The French government today discussed a bill on the introduction of a digital tax for online giants, such as Google, Apple, and Facebook. Only this year, a new tax in the budget is expected to cost 400 million euros.

The French government presented a proposal for a digital tax.
The French government presented a proposal for a digital tax.

The law was discussed today by the government and will be sent to parliament at the beginning of April. French Finance Minister Bruno Le Maire described the law as the first step in establishing the tax system of the 21st century.

This is an issue for French citizens and business people, as nobody can accept that large online businesses pay 14 percent fewer taxes than small and medium-sized enterprises, the minister added.

France will also tax revenue from the sale of personal data of users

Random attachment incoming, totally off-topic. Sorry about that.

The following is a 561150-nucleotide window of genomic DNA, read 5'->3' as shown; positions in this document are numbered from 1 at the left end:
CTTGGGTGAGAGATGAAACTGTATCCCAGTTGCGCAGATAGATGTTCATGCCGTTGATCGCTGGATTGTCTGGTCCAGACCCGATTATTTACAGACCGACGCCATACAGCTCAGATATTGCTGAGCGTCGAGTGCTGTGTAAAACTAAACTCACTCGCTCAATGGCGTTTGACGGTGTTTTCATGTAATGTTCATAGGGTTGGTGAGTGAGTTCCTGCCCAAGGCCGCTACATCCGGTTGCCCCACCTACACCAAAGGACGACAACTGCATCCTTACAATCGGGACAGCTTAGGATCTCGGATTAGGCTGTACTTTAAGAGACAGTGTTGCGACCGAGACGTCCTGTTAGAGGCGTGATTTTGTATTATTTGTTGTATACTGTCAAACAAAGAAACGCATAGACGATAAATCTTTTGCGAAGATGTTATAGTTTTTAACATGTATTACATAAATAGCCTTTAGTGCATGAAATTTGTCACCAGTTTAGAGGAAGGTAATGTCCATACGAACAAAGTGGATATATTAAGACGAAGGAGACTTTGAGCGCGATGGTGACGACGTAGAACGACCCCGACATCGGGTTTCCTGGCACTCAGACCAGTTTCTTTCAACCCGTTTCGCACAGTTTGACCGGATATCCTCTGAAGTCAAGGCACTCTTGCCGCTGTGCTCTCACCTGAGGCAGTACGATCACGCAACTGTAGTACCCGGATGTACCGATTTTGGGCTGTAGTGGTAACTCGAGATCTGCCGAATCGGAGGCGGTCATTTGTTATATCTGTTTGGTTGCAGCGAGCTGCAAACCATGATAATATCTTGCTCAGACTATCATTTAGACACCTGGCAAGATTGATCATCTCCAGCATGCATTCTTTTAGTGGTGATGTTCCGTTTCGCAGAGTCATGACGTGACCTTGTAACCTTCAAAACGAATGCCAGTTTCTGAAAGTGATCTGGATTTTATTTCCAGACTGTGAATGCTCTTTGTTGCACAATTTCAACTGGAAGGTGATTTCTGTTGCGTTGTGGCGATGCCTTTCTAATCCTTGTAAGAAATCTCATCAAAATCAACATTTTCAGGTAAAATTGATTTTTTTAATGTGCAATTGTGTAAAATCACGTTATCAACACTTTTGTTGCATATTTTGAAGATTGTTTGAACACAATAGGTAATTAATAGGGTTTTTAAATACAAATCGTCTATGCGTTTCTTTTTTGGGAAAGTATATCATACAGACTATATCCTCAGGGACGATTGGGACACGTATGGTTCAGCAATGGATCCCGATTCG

France, which strives for the Gafa European tax (the name derives from the initials of the online giants of Google, Apple, Facebook, and Amazon), will also incur revenues from advertising and sales of personal data from users on sales revenue.

The tax will come into effect retroactively from the first of January. This year, the new tax could raise € 400 million in France and € 650 million by 2022, Le Maire explained.

The introduction of digital tax was also announced by the United Kingdom, Spain, and Austria
By current legislation in the EU, technology giants can themselves choose which one of the Member States will report revenue. As a rule, instead of countries where real revenues are actually generated, they say in low-tax countries, such as Ireland, the Netherlands, and Luxembourg.

On average, these companies pay a nine percent tax, while the remaining companies pay 23 percent. In principle, the EU has a consensus on the need to resolve this situation, but not how. The introduction of digital tax has already been announced by the United Kingdom, Spain, and Austria.

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